Previous Stand Downs
'Hand up' not a 'Hand out'
The Veterans Integration Center (VIC®), NM Department Workforce Solutions - VETS, NM Department Veterans' Services, and the VA Medical Center unite with federal, state, local and other non-profit organizations to assist homeless veterans during what is known as the Stand Down & Project Hand-up in Albuquerque.
Stand Down is a military term originating from times of war when exhausted combat troops were given the opportunity to return to a place of relative security to rest and recover. Stand Downs today have become common as a means to care for and advocate for homeless veterans. Every day, like the soldier in combat, the homeless veterans must continue to do battle. His enemies often include lack of shelter, unemployment, physical and emotional difficulties, legal difficulties, substance abuse and hopelessness. Battling these enemies on a daily basis creates a self-destructive cycle leading to complete withdrawal from mainstream American society. To aid homeless veterans in regaining their dignity and self-respect, our help is required - our organizations offer a 'hand up' not a 'hand out.'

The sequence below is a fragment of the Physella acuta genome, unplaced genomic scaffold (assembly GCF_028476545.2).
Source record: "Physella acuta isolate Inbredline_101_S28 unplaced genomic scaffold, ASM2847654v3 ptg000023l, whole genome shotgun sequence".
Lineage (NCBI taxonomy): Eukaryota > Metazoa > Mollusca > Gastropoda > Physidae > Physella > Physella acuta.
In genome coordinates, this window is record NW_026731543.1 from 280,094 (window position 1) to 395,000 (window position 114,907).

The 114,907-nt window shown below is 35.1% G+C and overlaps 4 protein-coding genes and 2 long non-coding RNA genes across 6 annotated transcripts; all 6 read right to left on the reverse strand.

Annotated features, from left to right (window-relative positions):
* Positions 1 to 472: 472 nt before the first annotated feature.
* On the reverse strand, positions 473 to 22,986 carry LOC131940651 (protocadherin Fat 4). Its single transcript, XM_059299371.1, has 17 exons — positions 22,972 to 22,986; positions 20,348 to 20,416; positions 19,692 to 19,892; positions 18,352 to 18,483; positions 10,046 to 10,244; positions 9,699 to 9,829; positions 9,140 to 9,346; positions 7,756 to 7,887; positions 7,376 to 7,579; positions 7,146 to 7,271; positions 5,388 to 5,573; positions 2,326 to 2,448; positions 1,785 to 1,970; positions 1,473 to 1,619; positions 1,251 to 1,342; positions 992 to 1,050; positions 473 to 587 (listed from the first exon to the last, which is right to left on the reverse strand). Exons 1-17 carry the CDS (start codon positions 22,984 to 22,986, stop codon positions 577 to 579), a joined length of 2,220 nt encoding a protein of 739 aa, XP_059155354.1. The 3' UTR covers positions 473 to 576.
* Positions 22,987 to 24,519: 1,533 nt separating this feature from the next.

Over 45 service providers participate annually. Services such as legal assistance, VA benefits, minor health checkups, flu shots, haircuts, and many others are provided. Items such as clothing, cold weather gear, and food are also distributed.
During our 2018 Stand Down, we served a total of 555 homeless individuals: 186 of those were Veterans.
During our 2017 Stand Down, we served a total of 439 homeless individuals: 207 of those were Veterans.
During our 2016 Stand Down, we served a total of 686 homeless individuals: 268 of those were Veterans.
During our 2015 Stand Down, we served a total of 780 homeless individuals: 290 of those were Veterans.
During our 2014 Stand Down, we served a total of 973 homeless individuals: 323 of those were Veterans.
During our 2013 Stand Down, we served a total of 983 homeless individuals: 364 of those were Veterans.
During our 2012 Stand Down, we served a total of 902 homeless individuals: 376 of those were Veterans.